Bemaraha woolly lemur (Avahi cleesei)

Also known as: Cleese’s woolly lemur, John Cleese’s avahi, John Cleese’s woolly lemur
GenusAvahi (1)

Classified as Endangered (EN) on the IUCN Red List (1) and listed on Appendix I of CITES (2).

Named in affectionate honour of the renowned British comedian John Cleese, the Bemaraha woolly lemur is a little known Madagascan primate first described in 2005 (3). In common with other woolly lemurs, this species has thick, tightly-curled, brown-grey fur, and a long tail that is often rolled up against the back (4). Pale fur on the small, rounded head extends from the forehead, down towards the nose, forming a distinctive triangular shape. The Bemaraha woolly lemur is distinguished from related species by the thick, black rings that surround the maroon coloured eyes, while the snout is black and the fur around the chest and belly is a lighter grey (3). When traversing the canopy, the woolly lemurs move with a distinctive gait, perching with a near vertical posture and using powerful rear limbs to leap spectacular distances between branches (5).

The Bemaraha woolly lemur is known from just the Tsingy de Bemaraha National Park in central-western Madagascar. Its exact distribution is unclear, but the southern parts of its range appear to be confined by the Manambolo River (6). 

The Bemaraha woolly lemur is only known to inhabit subhumid dry deciduous forests, bordering seasonal rivers and swamps, and prefers areas with a high proportion of evergreen trees (6) (7).

An arboreal, nocturnal primate, the Bemaraha woolly lemur spends the day sleeping in hollow trees or thick vegetation. Shortly after dusk, small family groups emerge to groom and feed upon leaves, buds, bark and fruits, all the while maintaining contact with distinctive whistles. This species spends most of the time high in the canopy, but will occasionally descend to the ground, jumping between stands of trees with an upright posture (5).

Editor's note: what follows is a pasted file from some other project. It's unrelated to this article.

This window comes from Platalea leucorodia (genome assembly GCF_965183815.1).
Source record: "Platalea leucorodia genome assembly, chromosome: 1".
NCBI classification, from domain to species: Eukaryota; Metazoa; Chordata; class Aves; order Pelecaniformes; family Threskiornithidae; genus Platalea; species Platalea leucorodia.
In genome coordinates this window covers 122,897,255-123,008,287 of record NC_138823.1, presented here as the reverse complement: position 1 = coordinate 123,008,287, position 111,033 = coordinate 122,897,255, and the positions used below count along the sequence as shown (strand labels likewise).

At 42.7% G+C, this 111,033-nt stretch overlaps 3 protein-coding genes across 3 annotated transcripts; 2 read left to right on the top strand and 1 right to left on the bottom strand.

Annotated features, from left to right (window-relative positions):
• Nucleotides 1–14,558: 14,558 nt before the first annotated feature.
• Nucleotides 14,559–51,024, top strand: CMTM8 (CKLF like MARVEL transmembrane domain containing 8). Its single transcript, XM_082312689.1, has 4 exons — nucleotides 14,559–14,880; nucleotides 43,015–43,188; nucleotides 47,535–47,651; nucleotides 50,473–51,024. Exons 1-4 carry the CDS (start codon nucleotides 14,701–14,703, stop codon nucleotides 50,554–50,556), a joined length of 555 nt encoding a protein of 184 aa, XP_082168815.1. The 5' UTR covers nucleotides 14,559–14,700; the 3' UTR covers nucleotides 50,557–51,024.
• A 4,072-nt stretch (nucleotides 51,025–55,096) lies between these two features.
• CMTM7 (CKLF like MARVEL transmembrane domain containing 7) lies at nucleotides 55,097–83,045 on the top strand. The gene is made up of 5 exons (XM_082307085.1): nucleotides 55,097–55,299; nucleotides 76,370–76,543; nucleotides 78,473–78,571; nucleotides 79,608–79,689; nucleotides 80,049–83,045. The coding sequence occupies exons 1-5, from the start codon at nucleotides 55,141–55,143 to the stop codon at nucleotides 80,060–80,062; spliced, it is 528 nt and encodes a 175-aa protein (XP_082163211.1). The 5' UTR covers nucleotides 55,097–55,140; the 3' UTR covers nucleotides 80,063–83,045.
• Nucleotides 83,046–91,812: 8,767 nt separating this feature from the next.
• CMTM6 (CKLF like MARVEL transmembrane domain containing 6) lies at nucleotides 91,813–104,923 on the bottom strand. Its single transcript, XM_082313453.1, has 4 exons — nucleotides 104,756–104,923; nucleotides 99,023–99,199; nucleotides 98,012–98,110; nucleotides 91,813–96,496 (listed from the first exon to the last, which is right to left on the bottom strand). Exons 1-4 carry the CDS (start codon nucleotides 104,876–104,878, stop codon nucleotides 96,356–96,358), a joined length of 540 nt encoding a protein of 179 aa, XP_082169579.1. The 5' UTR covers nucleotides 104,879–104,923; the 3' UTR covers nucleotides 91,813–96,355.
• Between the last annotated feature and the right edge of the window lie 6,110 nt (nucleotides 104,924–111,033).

Unique amongst Madagascan primates, the woolly lemurs are monogamous. A single young may be born each dry season, between August and November, after a gestation period of four to five months (5) (8). Juveniles may stay with the parents for several years, helping to defend small territories of around two hectares (6). The woolly lemurs are also extremely vocal, and groups of these animals advertise themselves to other groups using a characteristic ‘ava-hee’ call, a behaviour leading to the scientific name Avahi (4).

Known from just a single national park, the Bemaraha woolly lemur is extremely vulnerable to habitat loss. The conversion of forest to agricultural land, using slash-and-burn techniques, is commonplace around the Tsingy de Bemaraha National Park, and in some places the forest has been reduced to just a few metres width. The southern border of the national park is also under pressure from annual bushfires, which limit the forest’s regenerative potential. As this lemur is confined to this area, there is increasing concern about the status of this little known species (6). A population around the village of Ankinajao is already believed to have become extinct due to excessive logging, and its total range is now probably no more than 5,000 square kilometres (1) (6).

The improvement of legal enforcement within the Tsingy de Bemaraha National Park should give this species a degree of sanctuary from some threats, such as hunting, and will potentially secure the species’ habitat. As there is still a dearth of data regarding the ecology and distribution of this little known, yet curious species, further efforts are required to prevent additional declines (1). 

To find out more about primate conservation, see:

To find out more about conservation in Madagascar, see:

Authenticated (03/06/10) by Matthew Richardson, primatologist and author.

  1. IUCN Red List (March, 2010)
  2. CITES (March, 2010)
  3. Thalmann, U. and Geissmann, T. (2005) New species of woolly lemur Avahi (primates: Lemuriformes) in Bemaraha (central western Madagascar). American Journal of Primatology, 67: 371–376.
  4. Macdonald, D.W. (2009) The Encyclopedia of Mammals. Oxford University Press, Oxford.
  5. Nowak, R.M. (1999) Mammals of the World. The John Hopkins University Press, Baltimore.
  6. Thalmann, U. and Geissmann, T. (2006) Conservation assessment of the recently discovered John Cleese’s woolly lemur, Avahi cleesei (Lemuriformes, Indridae). Primate Conservation, 21: 45-49.
  7. Richardson, M. (2010) Pers. comm.
  8. Harcourt, C. (2009) Diet and behaviour of a nocturnal lemur, Avahi laniger, in the wild. Journal of Zoology, 4: 667-674.